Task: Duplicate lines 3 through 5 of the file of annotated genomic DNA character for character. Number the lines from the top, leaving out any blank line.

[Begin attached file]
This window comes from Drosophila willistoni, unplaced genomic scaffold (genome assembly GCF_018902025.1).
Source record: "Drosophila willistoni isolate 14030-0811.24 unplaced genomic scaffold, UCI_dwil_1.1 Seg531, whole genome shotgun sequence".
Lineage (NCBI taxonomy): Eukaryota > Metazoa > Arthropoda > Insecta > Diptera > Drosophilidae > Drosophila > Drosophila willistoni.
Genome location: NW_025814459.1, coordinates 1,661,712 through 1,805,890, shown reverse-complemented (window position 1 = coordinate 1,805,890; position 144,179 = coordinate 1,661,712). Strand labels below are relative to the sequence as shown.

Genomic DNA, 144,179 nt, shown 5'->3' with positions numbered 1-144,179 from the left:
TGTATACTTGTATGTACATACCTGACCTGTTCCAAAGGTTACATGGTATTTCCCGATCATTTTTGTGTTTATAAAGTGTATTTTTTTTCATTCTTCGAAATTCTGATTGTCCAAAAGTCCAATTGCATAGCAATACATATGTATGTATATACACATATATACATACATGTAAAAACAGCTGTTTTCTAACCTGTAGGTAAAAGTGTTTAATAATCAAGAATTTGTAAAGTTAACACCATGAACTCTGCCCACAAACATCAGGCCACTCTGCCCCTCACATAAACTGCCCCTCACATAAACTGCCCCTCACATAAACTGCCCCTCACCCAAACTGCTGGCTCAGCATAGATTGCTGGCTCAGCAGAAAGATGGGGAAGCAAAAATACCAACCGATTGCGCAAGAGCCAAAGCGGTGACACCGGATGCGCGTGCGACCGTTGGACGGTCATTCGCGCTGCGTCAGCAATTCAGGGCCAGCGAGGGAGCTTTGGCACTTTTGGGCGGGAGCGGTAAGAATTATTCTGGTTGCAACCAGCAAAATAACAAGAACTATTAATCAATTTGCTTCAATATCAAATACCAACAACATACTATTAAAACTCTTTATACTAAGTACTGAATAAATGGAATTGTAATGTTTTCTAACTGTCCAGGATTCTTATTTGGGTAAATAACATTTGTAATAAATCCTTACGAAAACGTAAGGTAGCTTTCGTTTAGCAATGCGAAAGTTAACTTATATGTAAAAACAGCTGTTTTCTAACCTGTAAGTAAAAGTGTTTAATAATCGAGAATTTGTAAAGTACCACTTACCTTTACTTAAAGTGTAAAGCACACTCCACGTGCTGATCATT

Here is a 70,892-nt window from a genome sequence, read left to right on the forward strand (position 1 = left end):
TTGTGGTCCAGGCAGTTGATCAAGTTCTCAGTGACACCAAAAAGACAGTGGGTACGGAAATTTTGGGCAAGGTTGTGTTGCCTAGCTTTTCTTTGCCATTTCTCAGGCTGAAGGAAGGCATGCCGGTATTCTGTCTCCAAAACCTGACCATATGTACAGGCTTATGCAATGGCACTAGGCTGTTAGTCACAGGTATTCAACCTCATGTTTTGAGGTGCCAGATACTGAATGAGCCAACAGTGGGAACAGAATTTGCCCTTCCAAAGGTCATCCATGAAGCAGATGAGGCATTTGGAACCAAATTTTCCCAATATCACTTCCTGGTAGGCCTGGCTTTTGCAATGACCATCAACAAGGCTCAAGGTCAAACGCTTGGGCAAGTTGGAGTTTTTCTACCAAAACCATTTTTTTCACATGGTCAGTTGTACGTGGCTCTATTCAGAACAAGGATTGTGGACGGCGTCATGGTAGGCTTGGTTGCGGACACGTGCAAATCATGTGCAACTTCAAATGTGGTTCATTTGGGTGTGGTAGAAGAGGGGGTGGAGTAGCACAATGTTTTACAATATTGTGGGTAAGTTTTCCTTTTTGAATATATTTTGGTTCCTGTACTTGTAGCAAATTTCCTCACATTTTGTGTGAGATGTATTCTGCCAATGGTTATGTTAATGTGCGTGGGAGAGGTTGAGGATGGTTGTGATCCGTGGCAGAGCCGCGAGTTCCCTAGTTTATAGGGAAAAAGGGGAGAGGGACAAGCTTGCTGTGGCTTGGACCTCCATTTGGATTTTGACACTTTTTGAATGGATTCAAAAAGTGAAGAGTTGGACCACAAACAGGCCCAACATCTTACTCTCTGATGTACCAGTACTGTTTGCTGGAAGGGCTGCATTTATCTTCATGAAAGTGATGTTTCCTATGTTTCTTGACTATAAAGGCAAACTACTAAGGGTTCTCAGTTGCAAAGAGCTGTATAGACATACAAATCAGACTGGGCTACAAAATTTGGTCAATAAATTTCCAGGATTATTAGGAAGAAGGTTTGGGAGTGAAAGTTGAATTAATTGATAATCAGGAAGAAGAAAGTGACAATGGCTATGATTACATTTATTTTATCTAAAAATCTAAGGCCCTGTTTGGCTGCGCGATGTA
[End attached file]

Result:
Lineage (NCBI taxonomy): Eukaryota > Metazoa > Arthropoda > Insecta > Diptera > Drosophilidae > Drosophila > Drosophila willistoni.
Genome location: NW_025814459.1, coordinates 1,661,712 through 1,805,890, shown reverse-complemented (window position 1 = coordinate 1,805,890; position 144,179 = coordinate 1,661,712). Strand labels below are relative to the sequence as shown.

Genomic DNA, 144,179 nt, shown 5'->3' with positions numbered 1-144,179 from the left: